An example of arithmetic is adding two and two together to make four.
- the science or art of computing by positive real numbers, specif. by adding, subtracting, multiplying, and dividing
- knowledge of or skill in this science: her arithmetic is poor
Origin of arithmeticMiddle English arsmetrike ; from Old French arismetrique (infl. in form by Classical Latin ars metrica, the art of measurement) ; from Classical Latin arithmetica ; from Classical Greek (h?) arithm?tik? (techn?), (the) counting (art) ; from arithm?tikos, arithmetical ; from arithmein, to count ; from arithmos, number
adjectivear·ith·met·ic also ar′ith·met′i·cal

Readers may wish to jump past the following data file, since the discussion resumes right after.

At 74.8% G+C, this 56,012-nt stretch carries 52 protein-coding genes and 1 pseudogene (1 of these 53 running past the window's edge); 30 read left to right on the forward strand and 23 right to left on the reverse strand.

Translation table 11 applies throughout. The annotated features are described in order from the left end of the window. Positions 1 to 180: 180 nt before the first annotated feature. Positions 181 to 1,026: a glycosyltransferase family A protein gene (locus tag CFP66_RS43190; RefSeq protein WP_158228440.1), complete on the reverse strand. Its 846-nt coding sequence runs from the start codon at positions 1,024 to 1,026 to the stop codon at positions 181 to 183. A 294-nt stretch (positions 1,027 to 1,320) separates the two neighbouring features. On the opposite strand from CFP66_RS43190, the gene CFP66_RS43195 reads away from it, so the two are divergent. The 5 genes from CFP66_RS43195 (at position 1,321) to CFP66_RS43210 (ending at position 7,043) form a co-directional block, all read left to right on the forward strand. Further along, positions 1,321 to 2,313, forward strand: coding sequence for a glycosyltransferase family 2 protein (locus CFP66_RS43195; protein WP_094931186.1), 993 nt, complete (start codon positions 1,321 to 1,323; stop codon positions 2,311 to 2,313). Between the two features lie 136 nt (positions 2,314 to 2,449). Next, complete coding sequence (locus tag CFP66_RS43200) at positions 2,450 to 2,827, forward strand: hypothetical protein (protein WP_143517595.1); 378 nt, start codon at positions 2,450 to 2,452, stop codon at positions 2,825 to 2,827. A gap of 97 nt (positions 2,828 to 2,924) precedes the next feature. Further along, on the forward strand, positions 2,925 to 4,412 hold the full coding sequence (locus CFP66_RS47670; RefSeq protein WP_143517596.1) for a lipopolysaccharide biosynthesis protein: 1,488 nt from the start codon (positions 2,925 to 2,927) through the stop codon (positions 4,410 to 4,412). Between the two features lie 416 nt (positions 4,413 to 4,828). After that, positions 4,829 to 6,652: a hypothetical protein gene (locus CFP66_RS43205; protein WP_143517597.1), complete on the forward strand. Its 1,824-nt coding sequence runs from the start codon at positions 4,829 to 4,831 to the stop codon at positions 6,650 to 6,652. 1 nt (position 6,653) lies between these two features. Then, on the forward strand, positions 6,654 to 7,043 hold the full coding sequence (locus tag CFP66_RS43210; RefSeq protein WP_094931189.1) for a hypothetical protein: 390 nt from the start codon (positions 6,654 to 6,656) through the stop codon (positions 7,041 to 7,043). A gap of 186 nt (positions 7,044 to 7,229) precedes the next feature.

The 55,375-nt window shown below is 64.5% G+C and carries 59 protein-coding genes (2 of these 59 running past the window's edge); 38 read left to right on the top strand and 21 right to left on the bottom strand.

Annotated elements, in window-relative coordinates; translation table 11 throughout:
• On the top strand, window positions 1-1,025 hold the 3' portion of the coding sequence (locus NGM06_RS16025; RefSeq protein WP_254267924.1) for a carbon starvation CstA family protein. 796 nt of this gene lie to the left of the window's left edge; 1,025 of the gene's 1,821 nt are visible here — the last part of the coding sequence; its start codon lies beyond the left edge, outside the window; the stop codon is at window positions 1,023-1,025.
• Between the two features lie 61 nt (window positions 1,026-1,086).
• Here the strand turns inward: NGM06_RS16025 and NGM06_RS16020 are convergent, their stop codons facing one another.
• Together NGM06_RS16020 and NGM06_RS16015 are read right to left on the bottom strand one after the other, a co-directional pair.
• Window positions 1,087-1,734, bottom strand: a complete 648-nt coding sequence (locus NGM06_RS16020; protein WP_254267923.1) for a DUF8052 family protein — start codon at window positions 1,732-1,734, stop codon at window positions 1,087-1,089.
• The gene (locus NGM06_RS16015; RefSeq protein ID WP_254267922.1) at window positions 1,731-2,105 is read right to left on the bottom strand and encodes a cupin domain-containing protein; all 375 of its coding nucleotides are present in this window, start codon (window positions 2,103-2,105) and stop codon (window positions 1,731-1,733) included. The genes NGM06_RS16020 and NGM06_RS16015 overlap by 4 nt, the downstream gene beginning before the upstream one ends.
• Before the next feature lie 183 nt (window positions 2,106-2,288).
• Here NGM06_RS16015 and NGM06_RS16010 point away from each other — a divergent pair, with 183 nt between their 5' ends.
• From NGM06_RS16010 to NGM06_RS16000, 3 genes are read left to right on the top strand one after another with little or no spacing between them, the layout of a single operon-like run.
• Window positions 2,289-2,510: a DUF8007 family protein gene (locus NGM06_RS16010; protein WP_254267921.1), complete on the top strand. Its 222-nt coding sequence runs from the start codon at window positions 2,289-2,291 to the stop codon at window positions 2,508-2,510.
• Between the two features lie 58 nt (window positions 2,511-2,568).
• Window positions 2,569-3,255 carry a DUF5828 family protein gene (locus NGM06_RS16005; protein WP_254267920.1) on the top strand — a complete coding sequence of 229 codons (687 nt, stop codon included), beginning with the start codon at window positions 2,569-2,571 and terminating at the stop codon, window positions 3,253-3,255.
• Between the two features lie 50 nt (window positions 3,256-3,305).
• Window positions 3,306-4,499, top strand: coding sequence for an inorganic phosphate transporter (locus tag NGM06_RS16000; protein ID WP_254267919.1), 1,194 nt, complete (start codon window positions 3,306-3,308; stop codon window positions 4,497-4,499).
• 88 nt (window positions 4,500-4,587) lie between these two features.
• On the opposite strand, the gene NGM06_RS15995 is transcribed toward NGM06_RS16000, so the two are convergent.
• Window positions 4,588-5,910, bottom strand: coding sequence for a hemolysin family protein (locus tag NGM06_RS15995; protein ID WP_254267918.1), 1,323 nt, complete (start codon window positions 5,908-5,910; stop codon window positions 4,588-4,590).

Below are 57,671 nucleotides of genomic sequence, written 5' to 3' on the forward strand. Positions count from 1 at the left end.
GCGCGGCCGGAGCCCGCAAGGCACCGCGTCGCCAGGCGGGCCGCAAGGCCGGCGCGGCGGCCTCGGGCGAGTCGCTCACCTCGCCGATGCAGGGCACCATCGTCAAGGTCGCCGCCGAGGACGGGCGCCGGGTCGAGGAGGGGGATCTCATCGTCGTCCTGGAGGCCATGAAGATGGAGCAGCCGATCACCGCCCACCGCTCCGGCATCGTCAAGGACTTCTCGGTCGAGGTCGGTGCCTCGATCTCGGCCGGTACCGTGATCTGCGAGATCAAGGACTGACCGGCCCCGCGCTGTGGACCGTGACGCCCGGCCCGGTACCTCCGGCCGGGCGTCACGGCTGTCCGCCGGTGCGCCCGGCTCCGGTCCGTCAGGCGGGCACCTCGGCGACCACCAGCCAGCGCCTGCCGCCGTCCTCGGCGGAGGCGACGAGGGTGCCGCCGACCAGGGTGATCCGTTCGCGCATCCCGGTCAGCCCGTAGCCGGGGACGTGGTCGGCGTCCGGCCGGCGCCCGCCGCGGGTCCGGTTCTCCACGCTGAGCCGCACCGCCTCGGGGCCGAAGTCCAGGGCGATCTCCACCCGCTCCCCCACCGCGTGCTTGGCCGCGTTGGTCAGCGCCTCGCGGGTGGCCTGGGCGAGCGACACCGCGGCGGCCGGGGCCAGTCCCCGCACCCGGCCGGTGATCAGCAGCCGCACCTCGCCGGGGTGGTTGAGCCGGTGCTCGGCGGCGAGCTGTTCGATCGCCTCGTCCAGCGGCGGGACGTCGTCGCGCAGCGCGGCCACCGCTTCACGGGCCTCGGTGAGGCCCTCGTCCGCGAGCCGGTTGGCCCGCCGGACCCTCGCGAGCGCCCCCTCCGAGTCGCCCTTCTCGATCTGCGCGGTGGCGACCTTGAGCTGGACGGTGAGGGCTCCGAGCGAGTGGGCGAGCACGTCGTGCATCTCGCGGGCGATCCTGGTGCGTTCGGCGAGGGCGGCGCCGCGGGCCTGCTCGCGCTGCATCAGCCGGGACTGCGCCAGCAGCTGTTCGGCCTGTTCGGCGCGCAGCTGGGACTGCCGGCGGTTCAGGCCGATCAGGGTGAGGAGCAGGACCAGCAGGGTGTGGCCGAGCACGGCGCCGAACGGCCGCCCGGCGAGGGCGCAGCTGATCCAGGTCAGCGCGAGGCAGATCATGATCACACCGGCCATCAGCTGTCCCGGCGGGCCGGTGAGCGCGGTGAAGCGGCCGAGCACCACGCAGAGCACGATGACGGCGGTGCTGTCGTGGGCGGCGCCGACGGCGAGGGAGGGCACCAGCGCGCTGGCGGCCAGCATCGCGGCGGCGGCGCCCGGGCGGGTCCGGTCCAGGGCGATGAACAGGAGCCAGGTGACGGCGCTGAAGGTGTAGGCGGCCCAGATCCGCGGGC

- Of or relating to arithmetic.
- Changing according to an arithmetic progression: The increase in the food supply is arithmetic.
Origin of arithmeticMiddle English arsmetike, from Old French arismetique, from Medieval Latin arismetica, alteration of Latin arithm&emacron;tica, from Greek arithm&emacron;tik&emacron; (tekhn&emacron;), (art) of counting, feminine of arithm&emacron;tikos, from arithmein, to count, from arithmos, number; see ar- in Indo-European roots.
From Middle English arsmetike, from Old French arismetique, from Latin arithmetica, from Ancient Greek ἀριθμητική (arithmētikē, “counting”) (τέχνη (tekhnē, “art”)), from ἀριθμός (arithmos, “number”). Used in English since 13th Century.